The Great Pumpkin Goes to WashingtonWendy Doniger
Professor of the History of Religions, University of Chicago’s Divinity School
Wendy Doniger (O’Flaherty) is the Mircea Eliade Distinguished Service Professor of the History of Religions at the University of Chicago’s Divinity School. The “On Faith” panelist also teaches in the University’s Department of South Asian Languages and Civilizations, and directs the Martin Marty Center.
I don’t care a fig about our next president’s personal religious views. The candidate can worship the Great Pumpkin, for all I care, as long as he or she doesn’t assume that the rest of us do too, and that the Great Pumpkin told him to do things such as, to take a case at random, invade Iraq.
But I certainly want to know what any presidential candidate thinks government should and should not do to protect freedom of religion and freedom from religion. The candidate may be a person of deep faith or a godless atheist, but what matters to me is the candidate’s willingness, and ability, to ensure that the law protects the rights of other people to have their own deep faith or godless atheism, and keep them from messing with one another.
I pledge allegiance to the first amendment, which I interpret to mean that government shouldn’t traffic with religion—neither promote it nor persecute it—and this means that, in the public arena, the candidate should not use religious rhetoric, which does nothing but harm, fogging over the clear lines of argument on the issues and eliciting irrelevant and irrational choices in the electorate.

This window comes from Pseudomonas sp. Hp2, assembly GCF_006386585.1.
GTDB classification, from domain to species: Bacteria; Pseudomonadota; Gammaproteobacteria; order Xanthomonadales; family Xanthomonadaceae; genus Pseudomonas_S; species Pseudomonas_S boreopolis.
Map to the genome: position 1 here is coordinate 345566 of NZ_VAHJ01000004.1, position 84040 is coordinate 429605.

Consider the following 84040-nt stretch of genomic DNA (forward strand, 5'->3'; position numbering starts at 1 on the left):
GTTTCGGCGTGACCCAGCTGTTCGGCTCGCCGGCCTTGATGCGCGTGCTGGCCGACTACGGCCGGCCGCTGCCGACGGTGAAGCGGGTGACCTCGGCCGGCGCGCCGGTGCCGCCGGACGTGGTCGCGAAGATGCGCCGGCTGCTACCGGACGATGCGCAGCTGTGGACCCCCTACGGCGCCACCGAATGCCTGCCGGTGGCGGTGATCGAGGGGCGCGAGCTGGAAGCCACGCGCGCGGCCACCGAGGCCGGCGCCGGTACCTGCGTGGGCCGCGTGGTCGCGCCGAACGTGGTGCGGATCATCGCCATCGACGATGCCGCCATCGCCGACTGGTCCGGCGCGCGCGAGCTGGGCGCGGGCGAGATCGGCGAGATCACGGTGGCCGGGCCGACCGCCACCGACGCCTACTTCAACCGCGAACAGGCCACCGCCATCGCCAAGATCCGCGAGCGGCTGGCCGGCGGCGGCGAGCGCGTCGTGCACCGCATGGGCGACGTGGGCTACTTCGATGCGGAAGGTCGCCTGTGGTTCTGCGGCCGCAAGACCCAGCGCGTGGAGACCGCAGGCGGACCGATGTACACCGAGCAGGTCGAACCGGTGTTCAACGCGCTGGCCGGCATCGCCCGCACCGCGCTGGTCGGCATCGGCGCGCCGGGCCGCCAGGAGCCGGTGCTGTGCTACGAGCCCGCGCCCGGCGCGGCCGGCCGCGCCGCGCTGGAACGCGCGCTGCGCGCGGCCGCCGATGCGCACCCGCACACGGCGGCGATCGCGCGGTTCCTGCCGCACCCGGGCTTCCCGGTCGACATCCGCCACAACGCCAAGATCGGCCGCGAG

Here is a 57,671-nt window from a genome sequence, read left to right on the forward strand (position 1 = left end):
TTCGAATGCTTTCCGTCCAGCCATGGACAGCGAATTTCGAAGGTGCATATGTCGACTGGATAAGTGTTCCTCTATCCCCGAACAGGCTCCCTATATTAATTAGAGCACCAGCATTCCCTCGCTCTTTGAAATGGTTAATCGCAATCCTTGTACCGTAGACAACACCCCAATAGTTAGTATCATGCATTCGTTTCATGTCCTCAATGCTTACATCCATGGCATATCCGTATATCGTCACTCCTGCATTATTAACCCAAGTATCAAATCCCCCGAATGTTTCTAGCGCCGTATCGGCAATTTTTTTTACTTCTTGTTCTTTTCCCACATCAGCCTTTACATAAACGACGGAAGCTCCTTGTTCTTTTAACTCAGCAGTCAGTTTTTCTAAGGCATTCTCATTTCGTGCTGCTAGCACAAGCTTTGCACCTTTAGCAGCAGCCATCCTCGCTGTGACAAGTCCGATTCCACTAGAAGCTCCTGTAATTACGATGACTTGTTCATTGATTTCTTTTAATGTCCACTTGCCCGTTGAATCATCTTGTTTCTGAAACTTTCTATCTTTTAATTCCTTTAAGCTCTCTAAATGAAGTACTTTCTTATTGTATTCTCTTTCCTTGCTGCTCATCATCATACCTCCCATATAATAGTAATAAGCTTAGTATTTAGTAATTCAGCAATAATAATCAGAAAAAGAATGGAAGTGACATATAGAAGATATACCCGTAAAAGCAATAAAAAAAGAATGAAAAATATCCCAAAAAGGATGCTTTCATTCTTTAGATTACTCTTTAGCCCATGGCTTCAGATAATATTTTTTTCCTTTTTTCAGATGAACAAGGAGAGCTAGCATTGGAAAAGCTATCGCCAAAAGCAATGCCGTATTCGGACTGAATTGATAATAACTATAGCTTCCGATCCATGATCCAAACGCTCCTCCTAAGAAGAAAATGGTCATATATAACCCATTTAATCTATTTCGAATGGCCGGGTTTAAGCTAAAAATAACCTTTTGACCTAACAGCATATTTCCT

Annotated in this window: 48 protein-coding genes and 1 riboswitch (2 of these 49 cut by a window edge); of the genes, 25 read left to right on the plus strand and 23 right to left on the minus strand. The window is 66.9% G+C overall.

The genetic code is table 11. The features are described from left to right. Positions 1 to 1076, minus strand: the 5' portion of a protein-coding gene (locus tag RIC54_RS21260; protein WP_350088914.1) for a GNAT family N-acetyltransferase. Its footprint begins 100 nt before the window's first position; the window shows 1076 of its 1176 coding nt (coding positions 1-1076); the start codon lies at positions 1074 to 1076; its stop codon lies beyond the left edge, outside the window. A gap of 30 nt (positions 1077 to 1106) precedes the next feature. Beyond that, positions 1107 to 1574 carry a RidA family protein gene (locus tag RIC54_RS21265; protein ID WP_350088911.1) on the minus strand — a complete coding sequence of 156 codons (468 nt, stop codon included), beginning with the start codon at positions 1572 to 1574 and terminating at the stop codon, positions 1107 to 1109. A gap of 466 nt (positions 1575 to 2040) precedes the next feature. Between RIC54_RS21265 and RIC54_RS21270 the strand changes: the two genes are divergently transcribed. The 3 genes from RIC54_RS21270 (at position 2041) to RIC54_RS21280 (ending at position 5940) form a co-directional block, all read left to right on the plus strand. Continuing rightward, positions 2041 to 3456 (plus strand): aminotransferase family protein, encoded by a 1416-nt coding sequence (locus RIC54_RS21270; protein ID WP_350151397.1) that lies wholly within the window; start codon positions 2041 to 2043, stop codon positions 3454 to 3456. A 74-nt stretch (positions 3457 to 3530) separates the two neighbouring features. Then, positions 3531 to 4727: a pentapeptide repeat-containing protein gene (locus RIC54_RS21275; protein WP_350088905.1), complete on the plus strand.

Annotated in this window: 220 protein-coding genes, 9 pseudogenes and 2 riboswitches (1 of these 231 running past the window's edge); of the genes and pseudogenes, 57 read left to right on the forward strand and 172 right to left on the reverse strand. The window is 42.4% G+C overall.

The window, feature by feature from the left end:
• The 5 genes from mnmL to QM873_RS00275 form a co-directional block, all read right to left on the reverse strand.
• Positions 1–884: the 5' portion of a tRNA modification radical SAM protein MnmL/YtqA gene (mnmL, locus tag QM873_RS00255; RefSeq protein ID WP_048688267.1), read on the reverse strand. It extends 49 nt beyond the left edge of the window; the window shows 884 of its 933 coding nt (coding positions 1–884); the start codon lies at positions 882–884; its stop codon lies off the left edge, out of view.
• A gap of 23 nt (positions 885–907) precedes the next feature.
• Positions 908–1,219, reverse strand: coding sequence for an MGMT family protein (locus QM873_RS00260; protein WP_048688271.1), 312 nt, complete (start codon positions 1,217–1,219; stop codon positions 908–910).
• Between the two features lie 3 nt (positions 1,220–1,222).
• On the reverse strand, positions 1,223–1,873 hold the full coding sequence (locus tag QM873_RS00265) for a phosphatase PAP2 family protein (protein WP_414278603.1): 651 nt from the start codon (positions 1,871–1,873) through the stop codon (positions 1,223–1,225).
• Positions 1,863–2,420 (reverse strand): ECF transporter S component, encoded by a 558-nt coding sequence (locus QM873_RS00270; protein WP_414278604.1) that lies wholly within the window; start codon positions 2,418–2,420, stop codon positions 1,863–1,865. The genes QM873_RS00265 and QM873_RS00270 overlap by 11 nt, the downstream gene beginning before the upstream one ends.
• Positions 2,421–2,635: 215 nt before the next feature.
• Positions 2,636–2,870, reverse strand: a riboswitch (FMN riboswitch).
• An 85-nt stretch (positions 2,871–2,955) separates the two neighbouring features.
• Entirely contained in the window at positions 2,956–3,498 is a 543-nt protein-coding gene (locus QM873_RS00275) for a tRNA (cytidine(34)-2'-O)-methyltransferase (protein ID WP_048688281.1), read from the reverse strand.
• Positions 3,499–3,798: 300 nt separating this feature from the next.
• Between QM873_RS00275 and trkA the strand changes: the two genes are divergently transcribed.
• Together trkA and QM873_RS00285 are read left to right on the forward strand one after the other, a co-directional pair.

As someone once said of objectivity in science, just because we cannot produce a perfectly sterile environment is no reason to perform surgery in a sewer. In the context of the presidential elections, this would mean that the candidates should debate the issues entirely on their own merits, not with reference to whatever religious (or other) feelings or beliefs may have brought them to their conclusions.
Of course religious (or non-religious) beliefs will play an important part in their judgments about such matters as abortion and euthanasia and stem cell research and the rights of homosexuals to marry, and a less obvious part in judgments about poverty, war, justice, and even about health care, the homeless, and global warming. But those judgments must stand, and be judged, on their own merits, regardless of what beliefs underlie them.
I don’t care how they got to where they stand; I care about where they stand.This is what I think should happen. What will actually happen is, alas, just the opposite. But let’s try to keep the surgery as far out of the sewer as we can manage.